So apart from fear mongering, what can be done? We really, really need to make it a priority to shore up our basic infrastructure and to realize that humans just can’t write safe C and assembly code. We don’t have the wiring for it. No matter how smart you are, you will screw up. And then some hacker will take control of a nuclear power plant and things go from bad to horrible.
We have to get away from C and assembly. But that would mean a lot of billion-dollar companies stopping what they’re doing and ignoring Wall Street for as long as it takes to retool from the ground up. Odds of that happening? Well, Ghostrider, that would be a zero.
It’s going to get worse, much worse, before it’s done.
Hope you have a diesel generator.
Oh, and you should totally invest in a hockey mask.
Nic reports his experiences so far with voice computing from Amazon and Google and is a bit mystified at the reaction to Apple’s HomePod.
After a few weeks of using iPhone X I’m ready to join the congratulatory choir.
Nic is interested in smart homes. His contractor let him know how the wealthy are already using them.
Apple’s neglect of the pro market is causing a lot of gnashing of teeth in Apple-nerd circles, but it’s true to Apple’s vision.
There is unrest in the Mac community about Apple’s commitment to the platform. Some are turning their eyes to building a Hackintosh to get the kind of computer Apple doesn’t provide. Here’s what it’s like to run a Hackintosh.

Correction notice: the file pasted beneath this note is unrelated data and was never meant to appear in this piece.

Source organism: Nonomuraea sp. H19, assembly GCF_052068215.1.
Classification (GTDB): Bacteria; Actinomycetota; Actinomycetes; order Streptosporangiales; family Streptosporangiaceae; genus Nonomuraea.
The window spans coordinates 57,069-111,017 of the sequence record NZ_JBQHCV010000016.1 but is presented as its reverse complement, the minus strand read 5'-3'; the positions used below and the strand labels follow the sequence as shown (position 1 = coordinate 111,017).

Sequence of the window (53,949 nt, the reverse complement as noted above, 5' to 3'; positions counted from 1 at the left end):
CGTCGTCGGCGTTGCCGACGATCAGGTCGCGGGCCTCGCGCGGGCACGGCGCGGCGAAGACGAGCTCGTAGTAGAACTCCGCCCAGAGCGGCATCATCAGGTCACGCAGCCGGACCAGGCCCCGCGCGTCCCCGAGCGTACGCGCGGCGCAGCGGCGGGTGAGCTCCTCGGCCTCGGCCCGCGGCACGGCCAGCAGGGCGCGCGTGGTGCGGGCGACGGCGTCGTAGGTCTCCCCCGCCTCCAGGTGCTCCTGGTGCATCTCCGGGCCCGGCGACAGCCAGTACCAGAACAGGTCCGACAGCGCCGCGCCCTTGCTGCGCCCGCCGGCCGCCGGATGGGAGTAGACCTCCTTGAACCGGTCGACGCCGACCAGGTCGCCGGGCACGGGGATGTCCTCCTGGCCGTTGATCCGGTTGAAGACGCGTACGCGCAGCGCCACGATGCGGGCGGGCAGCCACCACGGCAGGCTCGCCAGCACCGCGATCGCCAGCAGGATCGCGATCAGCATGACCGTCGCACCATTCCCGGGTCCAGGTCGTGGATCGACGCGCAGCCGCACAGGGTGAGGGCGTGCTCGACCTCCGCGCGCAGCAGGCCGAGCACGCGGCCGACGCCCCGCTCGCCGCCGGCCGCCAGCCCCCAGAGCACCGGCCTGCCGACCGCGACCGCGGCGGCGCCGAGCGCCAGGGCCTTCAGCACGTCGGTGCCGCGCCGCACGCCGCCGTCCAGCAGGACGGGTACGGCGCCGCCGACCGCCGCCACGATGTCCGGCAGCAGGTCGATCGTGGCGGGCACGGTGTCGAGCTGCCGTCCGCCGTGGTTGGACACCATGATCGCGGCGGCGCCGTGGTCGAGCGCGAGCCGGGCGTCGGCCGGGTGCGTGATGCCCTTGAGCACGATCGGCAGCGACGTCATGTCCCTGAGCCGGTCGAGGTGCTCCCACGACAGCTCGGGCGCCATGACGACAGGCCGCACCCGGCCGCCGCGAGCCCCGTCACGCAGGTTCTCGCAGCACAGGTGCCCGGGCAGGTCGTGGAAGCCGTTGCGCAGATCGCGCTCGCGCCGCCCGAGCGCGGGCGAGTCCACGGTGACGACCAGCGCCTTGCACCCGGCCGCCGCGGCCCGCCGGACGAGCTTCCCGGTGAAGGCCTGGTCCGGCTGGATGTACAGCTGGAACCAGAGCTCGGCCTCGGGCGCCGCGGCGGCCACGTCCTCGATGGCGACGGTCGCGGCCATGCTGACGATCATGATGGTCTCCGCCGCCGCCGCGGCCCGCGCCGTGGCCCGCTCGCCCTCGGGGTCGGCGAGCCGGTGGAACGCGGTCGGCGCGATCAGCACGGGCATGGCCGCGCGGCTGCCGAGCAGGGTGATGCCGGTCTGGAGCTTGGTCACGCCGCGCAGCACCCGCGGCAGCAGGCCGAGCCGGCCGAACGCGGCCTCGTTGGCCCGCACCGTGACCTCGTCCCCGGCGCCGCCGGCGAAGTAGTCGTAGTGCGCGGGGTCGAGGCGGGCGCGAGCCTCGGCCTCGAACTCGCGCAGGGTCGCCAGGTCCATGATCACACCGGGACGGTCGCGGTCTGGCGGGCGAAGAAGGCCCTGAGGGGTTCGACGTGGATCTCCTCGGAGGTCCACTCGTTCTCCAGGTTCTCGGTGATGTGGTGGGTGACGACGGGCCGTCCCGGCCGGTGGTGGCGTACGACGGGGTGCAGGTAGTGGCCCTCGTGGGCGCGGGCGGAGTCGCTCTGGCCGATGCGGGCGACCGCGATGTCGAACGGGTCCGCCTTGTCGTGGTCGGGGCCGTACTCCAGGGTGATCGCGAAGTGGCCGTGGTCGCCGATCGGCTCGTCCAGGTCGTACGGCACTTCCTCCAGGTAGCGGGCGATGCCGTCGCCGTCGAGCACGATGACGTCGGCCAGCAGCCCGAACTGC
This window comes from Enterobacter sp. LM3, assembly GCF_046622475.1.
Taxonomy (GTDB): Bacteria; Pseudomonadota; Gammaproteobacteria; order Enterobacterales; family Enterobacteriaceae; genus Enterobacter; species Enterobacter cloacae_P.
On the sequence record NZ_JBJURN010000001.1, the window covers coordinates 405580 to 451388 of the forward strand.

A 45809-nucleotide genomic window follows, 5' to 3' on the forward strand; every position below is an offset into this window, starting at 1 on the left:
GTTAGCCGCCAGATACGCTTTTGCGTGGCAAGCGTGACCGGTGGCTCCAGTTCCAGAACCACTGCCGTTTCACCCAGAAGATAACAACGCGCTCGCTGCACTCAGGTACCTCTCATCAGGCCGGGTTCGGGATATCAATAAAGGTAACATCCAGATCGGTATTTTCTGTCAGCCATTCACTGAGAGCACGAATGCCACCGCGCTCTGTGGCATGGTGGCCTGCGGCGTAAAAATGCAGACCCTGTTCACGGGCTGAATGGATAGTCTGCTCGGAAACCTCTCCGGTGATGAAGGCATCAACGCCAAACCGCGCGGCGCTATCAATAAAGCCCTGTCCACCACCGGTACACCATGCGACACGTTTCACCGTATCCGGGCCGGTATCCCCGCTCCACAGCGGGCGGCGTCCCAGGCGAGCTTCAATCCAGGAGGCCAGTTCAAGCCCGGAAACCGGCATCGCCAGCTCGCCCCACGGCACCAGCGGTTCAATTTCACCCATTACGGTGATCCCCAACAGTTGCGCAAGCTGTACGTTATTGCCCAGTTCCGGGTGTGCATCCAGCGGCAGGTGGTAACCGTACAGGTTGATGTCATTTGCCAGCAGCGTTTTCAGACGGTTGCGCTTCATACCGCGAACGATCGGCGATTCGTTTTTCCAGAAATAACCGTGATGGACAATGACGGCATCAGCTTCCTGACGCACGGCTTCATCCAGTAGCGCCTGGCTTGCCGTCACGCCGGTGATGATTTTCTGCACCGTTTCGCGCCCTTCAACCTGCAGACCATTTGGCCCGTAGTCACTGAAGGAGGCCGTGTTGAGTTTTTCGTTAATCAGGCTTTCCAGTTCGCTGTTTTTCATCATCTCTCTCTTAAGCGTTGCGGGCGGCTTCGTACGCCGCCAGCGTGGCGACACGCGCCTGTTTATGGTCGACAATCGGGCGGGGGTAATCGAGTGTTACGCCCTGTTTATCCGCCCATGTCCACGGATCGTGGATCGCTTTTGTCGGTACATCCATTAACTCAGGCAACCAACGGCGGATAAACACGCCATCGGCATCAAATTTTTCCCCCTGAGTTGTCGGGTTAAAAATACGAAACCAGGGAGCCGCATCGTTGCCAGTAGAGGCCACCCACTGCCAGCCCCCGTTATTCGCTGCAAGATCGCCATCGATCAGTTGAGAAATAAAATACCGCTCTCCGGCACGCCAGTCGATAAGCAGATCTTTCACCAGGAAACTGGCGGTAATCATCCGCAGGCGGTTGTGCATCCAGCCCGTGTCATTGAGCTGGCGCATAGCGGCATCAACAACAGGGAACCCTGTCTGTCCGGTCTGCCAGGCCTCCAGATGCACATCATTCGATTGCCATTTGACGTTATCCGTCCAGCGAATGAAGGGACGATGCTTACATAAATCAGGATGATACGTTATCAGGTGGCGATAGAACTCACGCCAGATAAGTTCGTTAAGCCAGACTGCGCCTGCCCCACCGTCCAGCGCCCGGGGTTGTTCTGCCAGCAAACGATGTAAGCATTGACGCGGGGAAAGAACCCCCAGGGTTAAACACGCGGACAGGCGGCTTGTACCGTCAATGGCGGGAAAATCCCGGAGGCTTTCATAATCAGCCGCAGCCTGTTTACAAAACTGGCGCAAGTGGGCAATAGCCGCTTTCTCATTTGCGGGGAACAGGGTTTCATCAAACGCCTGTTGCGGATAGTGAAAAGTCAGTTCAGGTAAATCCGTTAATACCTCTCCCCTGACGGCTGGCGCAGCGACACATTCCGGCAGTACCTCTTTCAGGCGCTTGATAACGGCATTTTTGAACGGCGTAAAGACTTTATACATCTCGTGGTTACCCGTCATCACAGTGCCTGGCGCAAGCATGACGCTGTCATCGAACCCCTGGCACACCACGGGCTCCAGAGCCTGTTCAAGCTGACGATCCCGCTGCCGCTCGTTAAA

Car nerds are dealing with some cognitive dissonance as car technology changes.
The Oasis is Amazon’s best e-ink reader to date, but it’s not good enough for the price.
Nic buys an Amazon Echo and is indubitably happy with the fantasy star ship in his head.
The problem isn’t ads. The problem is being stalked like an animal across the internet.
The DS416j is a nice NAS for light home use. Just don’t expect raw power.
The Core Dump is moving to GitHub Pages. This is a good thing, most likely.
Thoughts on Apple Watch after half a year of daily usage.
Predictably, the Paris attacks brought the anti-encryption crowd back out of the woodwork. They're at best being willfully disingenuous.
Things to consider when planning to build a site on a compressed time table.
Nic provides some basic not-too-paranoid tips for securing your digital life.
Installing Jekyll on an EC2 Amazon Linux AMI is easy. Here are the steps.
After wearing the watch for over a month, Nic has thoughts on its future. Spoiler: Depends on how you define success.
Turns out “it's just a big iPhone” is a stroke of genius.
Some technical terms still confuse people who should know better, like journalists.
How to host a static site on Amazon S3 with an apex domain without using Amazon’s Route 53.
People fear change, so new technology is used as as a faster version of the old. This makes technologists sad.
Nic loves his Pebble and looks forward to the Apple Watch, but realizes he’s in the minority.
Nic loves books, but he loves their content more.
Nic is worried about the fragile state of our technology and thinks you should be as well.
Nic tries to understand the WATCH. It doesn't go well.
Nic thinks home integration could be Apple’s next major category. Read on to find out why.
Nic is frustrated with his Kindle and would love to see Apple make an e-ink reader.
The iPhone was announced Jan. 9, 2007. It now occupies a huge chunk of Nic’s life.
Nic is very impressed with the speed of the iPhone 5S and iPad Air.
Nic buys a Nexus 7 to test the Android waters.
Nic outlines some of the risks of ceding comments on news stories to Facebook.
Nic is bemused by the sturm und drang surrounding the iOS-ification of Mac OS X.
Web publishing used to require heavy-duty nerditry, but no longer.
Nic is creating an e-book. He shares what he’s learned so far.